My Mind Map also showed me that I use technology in high amounts to create my daily lessons for my 4th grade students.  My flipped classroom wouldn’t work without technology, for me or my students.  I wouldn’t be able to make the videos and my students wouldn’t be able to watch my videos.  I use a Mobi board in my classroom to help present the instruction during class time.  My website is another piece of technology that helps me communicate with my parents on a regular basis.  I could keep going and listing more technology uses in my class, but it would take up so much space.  Needless to say, it is very obvious that I use technology as a student and an instructional designer.  

Tuesday, February 2, 2016

A Mind Map of My Learning

For my Graduate Level class, I was asked to make a mind map showing how I learn as an adult.  With some reflection, I came up with the following Mind Map.  I broke my learning into three categories:  Schooling, Professional Development, and Social Networking.  I then broke those three categories into more categories with more detail.

Here is the Mind Map:

After creating my mind map, I took some time to reflect on how I learn as an adult compared to how I learned as a child.  My network on how I learn has changed over time.  As a child, the three branches were a little different.  I would classify the three branches as schooling, family and friends.  Those three branches have changed and been modified over the past 34 years.  The map has morphed into a bigger version of the original and changed because of the learning I have done since I was a child.  The three main branches of my mind map now as an adult are schooling, professional development, and social networks.  Those three branches have changed over time as an adult and have become bigger over time with many new branches growing and old branches falling off or being replaced.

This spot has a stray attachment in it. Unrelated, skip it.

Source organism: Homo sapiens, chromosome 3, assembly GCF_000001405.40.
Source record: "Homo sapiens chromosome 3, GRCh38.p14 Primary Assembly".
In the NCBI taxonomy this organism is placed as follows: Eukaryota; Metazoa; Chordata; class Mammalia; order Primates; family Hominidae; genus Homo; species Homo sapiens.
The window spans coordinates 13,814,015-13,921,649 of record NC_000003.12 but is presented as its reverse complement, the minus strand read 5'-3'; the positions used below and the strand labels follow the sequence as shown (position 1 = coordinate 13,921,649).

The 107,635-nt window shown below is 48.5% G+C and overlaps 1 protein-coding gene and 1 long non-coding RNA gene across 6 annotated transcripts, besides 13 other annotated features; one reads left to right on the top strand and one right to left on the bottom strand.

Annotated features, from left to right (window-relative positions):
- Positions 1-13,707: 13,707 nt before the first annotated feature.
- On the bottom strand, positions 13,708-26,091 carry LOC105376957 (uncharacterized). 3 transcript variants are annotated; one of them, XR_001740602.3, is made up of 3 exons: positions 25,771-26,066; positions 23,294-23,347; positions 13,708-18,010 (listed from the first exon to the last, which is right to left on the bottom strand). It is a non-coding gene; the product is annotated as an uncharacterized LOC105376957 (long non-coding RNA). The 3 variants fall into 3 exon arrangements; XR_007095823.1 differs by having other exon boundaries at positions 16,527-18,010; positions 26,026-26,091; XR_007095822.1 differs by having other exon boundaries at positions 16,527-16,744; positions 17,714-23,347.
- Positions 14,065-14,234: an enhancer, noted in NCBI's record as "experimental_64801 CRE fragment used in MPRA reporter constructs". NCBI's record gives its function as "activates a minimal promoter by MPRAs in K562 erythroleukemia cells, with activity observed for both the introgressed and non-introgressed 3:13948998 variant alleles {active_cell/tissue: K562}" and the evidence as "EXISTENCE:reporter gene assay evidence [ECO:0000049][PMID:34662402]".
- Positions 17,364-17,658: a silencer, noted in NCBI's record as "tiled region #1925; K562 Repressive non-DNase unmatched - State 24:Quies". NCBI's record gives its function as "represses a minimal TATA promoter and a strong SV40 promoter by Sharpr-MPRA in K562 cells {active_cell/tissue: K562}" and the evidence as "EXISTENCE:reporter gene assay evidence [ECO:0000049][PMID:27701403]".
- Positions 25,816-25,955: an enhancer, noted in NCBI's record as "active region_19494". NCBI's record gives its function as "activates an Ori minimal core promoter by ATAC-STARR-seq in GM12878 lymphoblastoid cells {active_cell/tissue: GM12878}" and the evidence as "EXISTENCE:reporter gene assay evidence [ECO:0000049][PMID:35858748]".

My network right now as a teacher has really changed the way I learn.  As I child, I was learning to become a professional.  Now as an adult, I think I have been learning to become a more experienced professional.  A lot of my learning now is done to hone my craft as a teacher and to make sure my students are getting the best lessons possible.  Another thing that has caused my learning to change has been the increased network of teachers that I have at my finger tips.  With the help of social media and professional development, the amount of information out there is astounding.  Let’s say I want to learn new techniques for teaching a math lesson for 4th grade, I just have to spend about an hour doing research online and will find plenty of new strategies for that lesson.  It takes some time to get used to finding this information, but once you become comfortable, it can make a huge difference in your effectiveness.